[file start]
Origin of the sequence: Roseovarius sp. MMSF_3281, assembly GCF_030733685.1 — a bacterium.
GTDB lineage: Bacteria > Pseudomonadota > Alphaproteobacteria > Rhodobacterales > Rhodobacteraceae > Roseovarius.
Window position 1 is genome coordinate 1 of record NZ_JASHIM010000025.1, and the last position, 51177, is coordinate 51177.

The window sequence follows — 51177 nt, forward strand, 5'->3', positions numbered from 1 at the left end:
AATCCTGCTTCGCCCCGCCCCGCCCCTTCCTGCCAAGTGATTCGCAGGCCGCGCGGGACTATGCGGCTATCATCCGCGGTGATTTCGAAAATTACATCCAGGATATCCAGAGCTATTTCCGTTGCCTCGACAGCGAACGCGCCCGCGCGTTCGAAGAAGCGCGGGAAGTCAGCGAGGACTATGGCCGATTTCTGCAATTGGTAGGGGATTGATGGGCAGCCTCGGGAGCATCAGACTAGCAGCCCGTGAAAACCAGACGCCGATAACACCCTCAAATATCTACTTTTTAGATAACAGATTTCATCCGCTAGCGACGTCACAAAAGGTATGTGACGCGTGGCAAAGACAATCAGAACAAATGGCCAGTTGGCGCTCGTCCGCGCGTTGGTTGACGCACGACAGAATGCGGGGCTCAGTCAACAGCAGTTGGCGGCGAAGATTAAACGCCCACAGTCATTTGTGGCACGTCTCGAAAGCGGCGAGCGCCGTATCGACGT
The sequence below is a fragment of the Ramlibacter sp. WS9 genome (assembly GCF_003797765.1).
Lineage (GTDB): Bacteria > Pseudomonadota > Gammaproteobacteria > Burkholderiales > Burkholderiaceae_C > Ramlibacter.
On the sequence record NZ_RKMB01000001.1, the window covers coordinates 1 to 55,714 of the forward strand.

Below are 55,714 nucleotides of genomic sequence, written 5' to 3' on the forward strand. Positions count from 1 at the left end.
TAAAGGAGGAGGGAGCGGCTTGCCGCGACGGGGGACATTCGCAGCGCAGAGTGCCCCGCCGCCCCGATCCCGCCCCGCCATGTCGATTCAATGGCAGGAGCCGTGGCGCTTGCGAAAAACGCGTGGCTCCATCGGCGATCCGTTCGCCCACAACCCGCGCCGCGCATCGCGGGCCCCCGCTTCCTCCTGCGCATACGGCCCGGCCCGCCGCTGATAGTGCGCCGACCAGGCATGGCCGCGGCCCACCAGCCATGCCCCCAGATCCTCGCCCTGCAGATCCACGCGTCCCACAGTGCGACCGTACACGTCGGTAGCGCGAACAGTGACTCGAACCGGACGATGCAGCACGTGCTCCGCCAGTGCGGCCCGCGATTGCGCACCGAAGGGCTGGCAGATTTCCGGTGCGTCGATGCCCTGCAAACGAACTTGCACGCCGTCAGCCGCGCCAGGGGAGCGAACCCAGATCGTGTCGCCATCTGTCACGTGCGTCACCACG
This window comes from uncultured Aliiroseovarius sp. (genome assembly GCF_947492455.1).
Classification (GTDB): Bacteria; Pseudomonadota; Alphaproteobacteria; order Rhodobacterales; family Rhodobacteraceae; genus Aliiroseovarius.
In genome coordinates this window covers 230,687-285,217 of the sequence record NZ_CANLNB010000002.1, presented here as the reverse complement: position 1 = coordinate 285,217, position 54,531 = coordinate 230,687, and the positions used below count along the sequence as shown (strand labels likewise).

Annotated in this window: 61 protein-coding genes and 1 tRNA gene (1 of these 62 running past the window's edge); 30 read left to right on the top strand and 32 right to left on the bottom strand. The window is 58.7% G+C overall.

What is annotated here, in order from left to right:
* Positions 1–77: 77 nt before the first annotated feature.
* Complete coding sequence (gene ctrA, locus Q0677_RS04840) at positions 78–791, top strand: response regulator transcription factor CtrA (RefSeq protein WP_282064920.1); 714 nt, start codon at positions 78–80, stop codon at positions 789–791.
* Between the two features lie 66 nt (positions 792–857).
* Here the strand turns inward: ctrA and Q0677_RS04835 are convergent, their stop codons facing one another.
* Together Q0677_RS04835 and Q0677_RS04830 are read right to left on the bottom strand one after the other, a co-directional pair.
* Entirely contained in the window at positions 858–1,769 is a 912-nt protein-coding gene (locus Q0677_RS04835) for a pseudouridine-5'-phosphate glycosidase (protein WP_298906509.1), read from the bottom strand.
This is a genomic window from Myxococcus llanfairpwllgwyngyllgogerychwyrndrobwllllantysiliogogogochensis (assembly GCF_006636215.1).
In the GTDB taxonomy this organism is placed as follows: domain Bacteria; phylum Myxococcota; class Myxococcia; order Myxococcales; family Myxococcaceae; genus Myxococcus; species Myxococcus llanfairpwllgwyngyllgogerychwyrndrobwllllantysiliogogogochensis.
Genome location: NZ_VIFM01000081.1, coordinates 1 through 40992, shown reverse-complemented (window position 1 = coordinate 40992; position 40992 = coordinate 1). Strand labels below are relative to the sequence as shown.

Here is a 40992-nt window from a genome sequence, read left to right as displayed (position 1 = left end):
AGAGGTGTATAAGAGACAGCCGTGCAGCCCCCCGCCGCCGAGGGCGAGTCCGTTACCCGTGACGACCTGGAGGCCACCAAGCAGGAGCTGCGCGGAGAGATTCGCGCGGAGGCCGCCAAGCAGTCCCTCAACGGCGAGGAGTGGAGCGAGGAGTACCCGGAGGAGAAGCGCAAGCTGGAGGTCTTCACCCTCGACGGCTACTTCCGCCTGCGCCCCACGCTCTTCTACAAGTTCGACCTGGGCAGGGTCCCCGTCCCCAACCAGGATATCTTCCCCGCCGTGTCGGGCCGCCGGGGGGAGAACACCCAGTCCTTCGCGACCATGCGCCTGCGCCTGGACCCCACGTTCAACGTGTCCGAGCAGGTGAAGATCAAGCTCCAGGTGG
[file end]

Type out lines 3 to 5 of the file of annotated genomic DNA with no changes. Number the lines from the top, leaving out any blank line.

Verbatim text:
Window position 1 is genome coordinate 1 of record NZ_JASHIM010000025.1, and the last position, 51177, is coordinate 51177.

The window sequence follows — 51177 nt, forward strand, 5'->3', positions numbered from 1 at the left end:
AATCCTGCTTCGCCCCGCCCCGCCCCTTCCTGCCAAGTGATTCGCAGGCCGCGCGGGACTATGCGGCTATCATCCGCGGTGATTTCGAAAATTACATCCAGGATATCCAGAGCTATTTCCGTTGCCTCGACAGCGAACGCGCCCGCGCGTTCGAAGAAGCGCGGGAAGTCAGCGAGGACTATGGCCGATTTCTGCAATTGGTAGGGGATTGATGGGCAGCCTCGGGAGCATCAGACTAGCAGCCCGTGAAAACCAGACGCCGATAACACCCTCAAATATCTACTTTTTAGATAACAGATTTCATCCGCTAGCGACGTCACAAAAGGTATGTGACGCGTGGCAAAGACAATCAGAACAAATGGCCAGTTGGCGCTCGTCCGCGCGTTGGTTGACGCACGACAGAATGCGGGGCTCAGTCAACAGCAGTTGGCGGCGAAGATTAAACGCCCACAGTCATTTGTGGCACGTCTCGAAAGCGGCGAGCGCCGTATCGACGT